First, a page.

Cyber-securityCyber security may sound like a technical problem, but as we saw recently with the NHS attacks, preventing it is a management challenge.

It starts with carrying out a risk assessment and answering, ‘how would our business cope if we came in one morning and our computers didn’t operate?’ ‘What is our backup plan and who could we rely on to help us fix it if we had an attack?’

When you have a grip on your operations, remember your business has a responsibility to staff and customers to secure the data they use in the organisation too. The Data Protection Act requires personal data is secured and used appropriately.

Why should you do this? Because the threats from cyber criminals, hackers and identity theft are very real. When you understand the extent to which your business will be affected and what it could cost you, it becomes easier to justify the resources you’ll need to put in place now to prevent it.

Computer security for small businesses should be multi-layered, using desktop security products such as anti-virus, anti-spam and firewalls, and network intrusion detection, and hardware technologies such as security tokens, disk encryption and biometric fingerprint recognition.

But above all, it is about management. Define and train your staff on a security policy, including using strong passwords that include numbers and letters; not sharing or displaying passwords; and only opening email attachments from reliable sources. Encourage your staff to use the web responsibly, and stay vigilant when outsiders are in the office. Monitor access to the network, including memory sticks and other plug-in devices, which can be used to steal company information.

Protecting your business against phishing, vishing and smishing
  • Be cautious of how much information you reveal about your company via social media platforms
  • Do not assume a caller is genuine because they know information about you or your company – fraudsters are skilled in collecting enough information to sound convincing
  • Do not open emails that you suspect could be spam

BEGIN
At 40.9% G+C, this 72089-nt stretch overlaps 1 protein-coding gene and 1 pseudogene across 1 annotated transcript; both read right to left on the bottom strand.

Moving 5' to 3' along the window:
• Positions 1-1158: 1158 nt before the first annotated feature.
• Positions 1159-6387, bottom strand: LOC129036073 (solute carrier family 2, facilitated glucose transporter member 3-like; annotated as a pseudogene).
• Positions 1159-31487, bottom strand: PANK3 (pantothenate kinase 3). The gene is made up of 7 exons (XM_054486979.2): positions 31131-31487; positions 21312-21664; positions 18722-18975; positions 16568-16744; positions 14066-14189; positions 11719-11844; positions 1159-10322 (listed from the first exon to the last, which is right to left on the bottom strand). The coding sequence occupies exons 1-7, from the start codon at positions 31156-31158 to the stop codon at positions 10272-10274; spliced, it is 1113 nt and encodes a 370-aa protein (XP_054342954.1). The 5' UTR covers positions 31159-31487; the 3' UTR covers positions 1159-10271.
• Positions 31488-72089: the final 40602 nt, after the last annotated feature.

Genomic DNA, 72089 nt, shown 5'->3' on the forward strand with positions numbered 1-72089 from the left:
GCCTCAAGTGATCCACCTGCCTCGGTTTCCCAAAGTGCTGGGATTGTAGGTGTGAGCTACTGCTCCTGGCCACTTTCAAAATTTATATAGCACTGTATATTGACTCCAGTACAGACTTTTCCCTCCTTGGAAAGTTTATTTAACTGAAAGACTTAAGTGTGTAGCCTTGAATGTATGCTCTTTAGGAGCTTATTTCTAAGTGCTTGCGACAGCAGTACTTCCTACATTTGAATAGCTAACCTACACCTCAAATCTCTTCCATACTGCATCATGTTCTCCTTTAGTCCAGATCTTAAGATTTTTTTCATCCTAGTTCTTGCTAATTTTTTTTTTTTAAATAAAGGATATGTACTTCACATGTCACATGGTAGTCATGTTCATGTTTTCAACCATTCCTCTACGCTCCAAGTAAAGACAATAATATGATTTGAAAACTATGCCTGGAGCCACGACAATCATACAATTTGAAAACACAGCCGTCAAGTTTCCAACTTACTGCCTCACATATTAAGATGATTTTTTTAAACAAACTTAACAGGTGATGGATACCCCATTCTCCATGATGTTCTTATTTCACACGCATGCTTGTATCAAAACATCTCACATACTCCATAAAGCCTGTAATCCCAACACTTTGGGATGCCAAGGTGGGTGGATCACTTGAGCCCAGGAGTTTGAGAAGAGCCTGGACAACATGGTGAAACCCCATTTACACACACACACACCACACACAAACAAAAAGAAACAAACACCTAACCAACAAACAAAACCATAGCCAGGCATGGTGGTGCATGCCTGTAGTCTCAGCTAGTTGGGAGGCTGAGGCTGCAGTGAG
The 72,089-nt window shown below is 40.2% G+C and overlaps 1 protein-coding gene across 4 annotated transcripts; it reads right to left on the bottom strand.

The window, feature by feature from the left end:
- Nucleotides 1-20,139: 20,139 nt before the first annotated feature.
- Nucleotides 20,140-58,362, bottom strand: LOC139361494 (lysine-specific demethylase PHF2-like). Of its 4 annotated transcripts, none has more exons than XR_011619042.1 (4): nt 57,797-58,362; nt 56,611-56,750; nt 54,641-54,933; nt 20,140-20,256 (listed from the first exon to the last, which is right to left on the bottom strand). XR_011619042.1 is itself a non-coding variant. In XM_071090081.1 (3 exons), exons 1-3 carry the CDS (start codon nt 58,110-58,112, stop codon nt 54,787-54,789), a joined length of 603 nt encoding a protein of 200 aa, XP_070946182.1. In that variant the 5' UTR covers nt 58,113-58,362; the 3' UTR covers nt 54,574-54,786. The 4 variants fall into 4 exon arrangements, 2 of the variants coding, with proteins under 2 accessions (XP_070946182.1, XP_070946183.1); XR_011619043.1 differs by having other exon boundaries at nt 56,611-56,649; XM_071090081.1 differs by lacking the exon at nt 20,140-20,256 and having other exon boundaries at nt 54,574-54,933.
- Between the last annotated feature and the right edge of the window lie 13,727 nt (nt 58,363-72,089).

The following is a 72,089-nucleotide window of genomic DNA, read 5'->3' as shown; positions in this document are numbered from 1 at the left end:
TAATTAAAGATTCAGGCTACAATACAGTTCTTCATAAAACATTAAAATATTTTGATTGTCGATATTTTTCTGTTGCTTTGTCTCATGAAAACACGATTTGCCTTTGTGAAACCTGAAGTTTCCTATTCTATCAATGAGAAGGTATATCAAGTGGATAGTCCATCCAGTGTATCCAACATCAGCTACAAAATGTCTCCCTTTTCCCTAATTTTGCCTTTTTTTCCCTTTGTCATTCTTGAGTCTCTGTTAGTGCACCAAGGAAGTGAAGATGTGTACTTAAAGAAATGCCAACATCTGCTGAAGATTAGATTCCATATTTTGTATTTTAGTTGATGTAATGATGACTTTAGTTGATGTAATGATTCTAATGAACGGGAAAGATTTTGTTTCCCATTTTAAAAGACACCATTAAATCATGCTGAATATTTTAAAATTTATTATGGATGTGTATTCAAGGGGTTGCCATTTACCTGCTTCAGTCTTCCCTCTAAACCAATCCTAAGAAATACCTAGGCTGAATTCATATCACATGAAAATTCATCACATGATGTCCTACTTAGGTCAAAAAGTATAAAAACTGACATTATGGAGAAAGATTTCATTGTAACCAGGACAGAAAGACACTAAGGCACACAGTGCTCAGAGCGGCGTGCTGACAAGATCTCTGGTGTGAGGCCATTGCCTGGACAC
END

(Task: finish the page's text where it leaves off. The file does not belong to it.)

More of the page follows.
• Never enter any personal or security information on a site accessed through a link in an email
  • Never open attachments from senders you are unsure of
  • Be cautious of callers who attempt to gain information from you – “I want to check a payment you made today”. Rather than, “I want to check a payment of £5,000 you made today in favour of XYZ Ltd”. The former may be trying to get you to divulge information that can be used against you later.
  • If you are suspicious, terminate the call
  • When ringing back to verify the contact, use your usual contact number, not one provided in the suspect correspondence
  • On sites that require you to input sensitive information, look for “https” in the website address – the “S” stands for “secure”
  • Ensure there is a padlock symbol in the URL address bar – this shows that your selection is secure
  • Remember that your bank may ask you for some information, but will never ask for your full password or PIN, provide you with details to make a payment, or request that you grant them access to your systems or PC
  • Familiarise yourself with what your bank will and won’t ask you if they wish to verify payments
Protecting your business against invoice fraud
  • Make your staff aware of this threat
  • Check notifications and invoices received carefully to see if the document looks like a counterfeit
  • Check that the email address the message comes from does not look odd, such as by ending in”.org” when it should end in “.com”.
  • Always call your supplier, using contact details you have on file (not those supplied in the message – that will be the fraudster) to confirm any changes before effecting them. Ensure that you validate the exact bank detail changes you should be making, in full
  • Consider setting up single points of contact with the companies you pay regularly
  • Consider adopting dual control procedures for any changes in payment information
  • Use leveraging technology that ensures invoices are matched with purchase orders, flagging any rogue invoices
  • Regularly conduct audits on your accounts
Cyber risk insurance
Insurance is an essential part of your cyber security strategy to help you to recover quickly after a breach and cover the costs involved such as:
  • Bringing in experts to support your team
  • Managing any negative press coverage and crisis containment
  • Third party liability
  • Repairing and restoring systems following an attack
  • Extortion costs you may have to pay following a ransomware demand
  • Legal advice
  • Business interruption costs
Vulnerability assessment – preventing an attack before it happens
CLA have partnered with cyber security specialists Ilicomm, who can offer a vulnerability assessment.

Their vulnerability assessment programme will not only reveal as yet undiagnosed problems, but will highlight weaknesses and recommend the explicit technical controls required to mitigate the risk to an acceptable level.

To find out more about cyber security and how to protect your business please call, or request a call back and one of our account executives will contact you.